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Hypertrophic cardiomyopathy (often called HCM) is an inherited heart condition most commonly associated with thickening (hypertrophy) of a portion or the entire heart muscle. It often affects young individuals, who may not have any symptoms and could result in heart failure and sudden death. Patients with HCM have unique needs and require specialized care over a wide range of medical expertise targeted towards relieving symptoms, preventing complications and exploring surgical options.
The recognition of the need for a specialized center to provide these services in a patient friendly, well-coordinated environment has lead to the launch of the Johns Hopkins HCM Center of Excellence. Indeed, several years ago, Hopkins cardiologists pioneered some of the initial study into the physiologic perturbations in HCM.
Sudden Cardiac Death Among Athletes: Johns Hopkins Medicine Intervenes
Sudden Cardiac Death kills more than 3,000 young people annually. Hopkins Cardiologist, Theodore Abraham has launched a program called Hopkins Heart Hype, that provides free screening to young athletes for dangerous heart abnormalities.
Read about Dr. Theodore Abraham's work with hypertrophic cardiomyopathy patients in the Spring 2012 issue of The Cardiovascular Report.
The overall goal of this clinic is to offer patients with HCM and their families access to high quality clinical care supported by state of the art technology and research with a view to alleviate symptoms, prolong life and enhance the understanding of HCM, in a single center setting.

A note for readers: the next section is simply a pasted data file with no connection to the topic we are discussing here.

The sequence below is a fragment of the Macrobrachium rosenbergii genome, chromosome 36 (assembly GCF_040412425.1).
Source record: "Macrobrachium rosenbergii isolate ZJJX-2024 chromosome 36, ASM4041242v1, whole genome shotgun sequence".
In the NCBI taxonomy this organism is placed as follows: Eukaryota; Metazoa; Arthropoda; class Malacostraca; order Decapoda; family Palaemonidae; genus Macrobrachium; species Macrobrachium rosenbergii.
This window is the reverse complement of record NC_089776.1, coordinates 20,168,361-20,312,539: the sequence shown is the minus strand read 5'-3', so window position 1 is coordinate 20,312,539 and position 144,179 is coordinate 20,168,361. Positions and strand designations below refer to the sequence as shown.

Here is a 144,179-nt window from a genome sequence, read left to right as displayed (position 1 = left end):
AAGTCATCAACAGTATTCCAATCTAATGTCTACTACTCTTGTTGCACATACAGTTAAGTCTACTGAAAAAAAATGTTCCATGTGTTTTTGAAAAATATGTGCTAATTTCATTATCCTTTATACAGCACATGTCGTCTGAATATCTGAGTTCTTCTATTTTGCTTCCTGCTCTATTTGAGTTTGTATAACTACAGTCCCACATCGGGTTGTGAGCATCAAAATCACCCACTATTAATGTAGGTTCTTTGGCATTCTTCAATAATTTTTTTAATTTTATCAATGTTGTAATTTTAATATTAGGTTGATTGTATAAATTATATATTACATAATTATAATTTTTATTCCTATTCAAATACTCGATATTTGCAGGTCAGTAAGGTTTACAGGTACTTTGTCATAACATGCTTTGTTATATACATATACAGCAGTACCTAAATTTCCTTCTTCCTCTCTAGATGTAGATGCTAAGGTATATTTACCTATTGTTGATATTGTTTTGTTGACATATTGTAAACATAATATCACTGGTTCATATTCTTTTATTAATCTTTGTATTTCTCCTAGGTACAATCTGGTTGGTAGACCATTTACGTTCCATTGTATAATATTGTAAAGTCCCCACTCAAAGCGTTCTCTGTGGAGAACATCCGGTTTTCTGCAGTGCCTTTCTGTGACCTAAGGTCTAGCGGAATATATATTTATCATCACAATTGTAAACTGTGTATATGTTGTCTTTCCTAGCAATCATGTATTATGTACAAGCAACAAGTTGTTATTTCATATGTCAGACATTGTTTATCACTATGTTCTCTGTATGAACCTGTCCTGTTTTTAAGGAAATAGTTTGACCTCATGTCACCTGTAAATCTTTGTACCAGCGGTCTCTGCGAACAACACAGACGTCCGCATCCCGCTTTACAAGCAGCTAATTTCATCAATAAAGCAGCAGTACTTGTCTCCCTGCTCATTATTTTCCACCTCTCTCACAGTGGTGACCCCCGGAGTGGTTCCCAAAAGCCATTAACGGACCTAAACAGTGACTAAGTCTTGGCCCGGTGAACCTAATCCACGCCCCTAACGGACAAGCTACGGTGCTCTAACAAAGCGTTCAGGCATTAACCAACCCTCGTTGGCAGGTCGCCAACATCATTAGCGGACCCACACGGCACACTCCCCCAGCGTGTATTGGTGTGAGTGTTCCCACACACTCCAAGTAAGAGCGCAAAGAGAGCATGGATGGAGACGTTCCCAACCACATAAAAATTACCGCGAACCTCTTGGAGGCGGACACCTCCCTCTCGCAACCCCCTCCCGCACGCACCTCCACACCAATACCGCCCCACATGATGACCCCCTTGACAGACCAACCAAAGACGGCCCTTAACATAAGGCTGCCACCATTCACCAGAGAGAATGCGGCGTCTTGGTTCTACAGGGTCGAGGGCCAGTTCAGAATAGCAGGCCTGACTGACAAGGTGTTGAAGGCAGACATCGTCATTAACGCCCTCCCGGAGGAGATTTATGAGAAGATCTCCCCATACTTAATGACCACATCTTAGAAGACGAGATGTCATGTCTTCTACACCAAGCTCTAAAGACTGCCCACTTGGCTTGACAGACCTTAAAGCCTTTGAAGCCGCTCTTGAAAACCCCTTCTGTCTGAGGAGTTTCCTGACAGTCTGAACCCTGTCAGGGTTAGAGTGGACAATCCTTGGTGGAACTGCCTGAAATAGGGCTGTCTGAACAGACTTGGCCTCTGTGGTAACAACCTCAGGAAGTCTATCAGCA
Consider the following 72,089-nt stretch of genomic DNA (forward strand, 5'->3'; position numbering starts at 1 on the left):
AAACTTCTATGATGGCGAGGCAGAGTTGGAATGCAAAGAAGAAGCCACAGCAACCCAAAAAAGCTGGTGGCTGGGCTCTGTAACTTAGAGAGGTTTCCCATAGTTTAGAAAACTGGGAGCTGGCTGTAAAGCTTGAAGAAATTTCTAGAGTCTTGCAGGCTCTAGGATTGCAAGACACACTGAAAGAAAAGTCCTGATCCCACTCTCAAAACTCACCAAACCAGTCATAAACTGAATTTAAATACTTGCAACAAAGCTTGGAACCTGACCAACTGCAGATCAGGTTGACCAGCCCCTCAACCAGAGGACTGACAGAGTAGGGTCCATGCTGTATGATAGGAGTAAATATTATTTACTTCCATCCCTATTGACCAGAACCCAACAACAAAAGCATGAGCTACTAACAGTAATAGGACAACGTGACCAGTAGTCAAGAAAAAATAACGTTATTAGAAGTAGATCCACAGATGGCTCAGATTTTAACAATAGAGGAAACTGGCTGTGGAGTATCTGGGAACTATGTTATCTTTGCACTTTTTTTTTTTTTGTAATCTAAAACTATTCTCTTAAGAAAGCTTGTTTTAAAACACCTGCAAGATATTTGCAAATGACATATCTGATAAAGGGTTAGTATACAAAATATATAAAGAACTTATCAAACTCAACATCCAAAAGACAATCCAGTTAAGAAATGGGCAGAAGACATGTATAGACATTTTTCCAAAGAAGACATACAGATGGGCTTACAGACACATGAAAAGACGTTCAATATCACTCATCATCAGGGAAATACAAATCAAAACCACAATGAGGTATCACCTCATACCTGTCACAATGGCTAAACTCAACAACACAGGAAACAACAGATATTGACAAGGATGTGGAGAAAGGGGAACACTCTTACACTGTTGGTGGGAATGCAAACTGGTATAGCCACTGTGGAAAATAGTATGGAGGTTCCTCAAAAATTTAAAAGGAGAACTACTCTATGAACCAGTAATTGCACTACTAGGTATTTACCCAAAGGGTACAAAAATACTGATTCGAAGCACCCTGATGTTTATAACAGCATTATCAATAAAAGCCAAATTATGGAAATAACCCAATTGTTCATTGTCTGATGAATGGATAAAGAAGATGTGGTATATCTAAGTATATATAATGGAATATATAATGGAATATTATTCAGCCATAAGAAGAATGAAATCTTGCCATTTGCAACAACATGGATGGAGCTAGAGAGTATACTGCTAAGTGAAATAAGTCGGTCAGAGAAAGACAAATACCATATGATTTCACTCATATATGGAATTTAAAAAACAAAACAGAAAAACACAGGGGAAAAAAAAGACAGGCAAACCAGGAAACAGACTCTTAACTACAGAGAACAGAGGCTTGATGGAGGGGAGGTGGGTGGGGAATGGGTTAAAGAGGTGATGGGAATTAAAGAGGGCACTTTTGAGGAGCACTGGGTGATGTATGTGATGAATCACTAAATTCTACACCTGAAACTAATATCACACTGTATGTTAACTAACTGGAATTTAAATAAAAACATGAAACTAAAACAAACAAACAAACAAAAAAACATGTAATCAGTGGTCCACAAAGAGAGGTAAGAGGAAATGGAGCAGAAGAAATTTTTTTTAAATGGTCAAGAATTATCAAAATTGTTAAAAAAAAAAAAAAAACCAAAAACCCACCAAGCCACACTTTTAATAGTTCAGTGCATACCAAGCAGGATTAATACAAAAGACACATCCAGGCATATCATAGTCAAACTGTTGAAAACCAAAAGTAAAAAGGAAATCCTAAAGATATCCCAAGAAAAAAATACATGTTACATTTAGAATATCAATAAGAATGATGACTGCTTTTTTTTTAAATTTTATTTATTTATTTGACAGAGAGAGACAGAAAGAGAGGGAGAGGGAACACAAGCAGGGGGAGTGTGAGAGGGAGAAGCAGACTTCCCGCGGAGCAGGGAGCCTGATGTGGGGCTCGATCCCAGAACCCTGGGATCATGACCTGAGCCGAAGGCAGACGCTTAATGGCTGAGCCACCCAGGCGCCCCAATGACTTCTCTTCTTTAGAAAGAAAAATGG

We hope to achieve this goal by building a team dedicated to HCM care consisting of master clinicians, experts in multi-modality imaging, skilled interventional and surgical staff, specialists in genetic medicine and innovative researchers.
The clinic hopes to improve the quality of life in HCM patients, provide education about the disease and to support research into better diagnosis techniques and treatments for HCM.
Specific facilities available through the Johns Hopkins HCM Center of Excellence include access to a clinic staffed by specialists in HCM management, echocardiography, magnetic resonance imaging and spectroscopy, genotyping and genetic counseling, non-invasive risk assessment for sudden death, defibrillator implantation, percutaneous alcohol septal ablation, surgical myectomy and cardiac transplantation. All patients and relatives are also offered enrollment in a variety of ongoing research projects.
Theodore P. Abraham, MD, FACC, FASE
Maria Roselle Abraham, MD
Co-Director and Director, HCM Research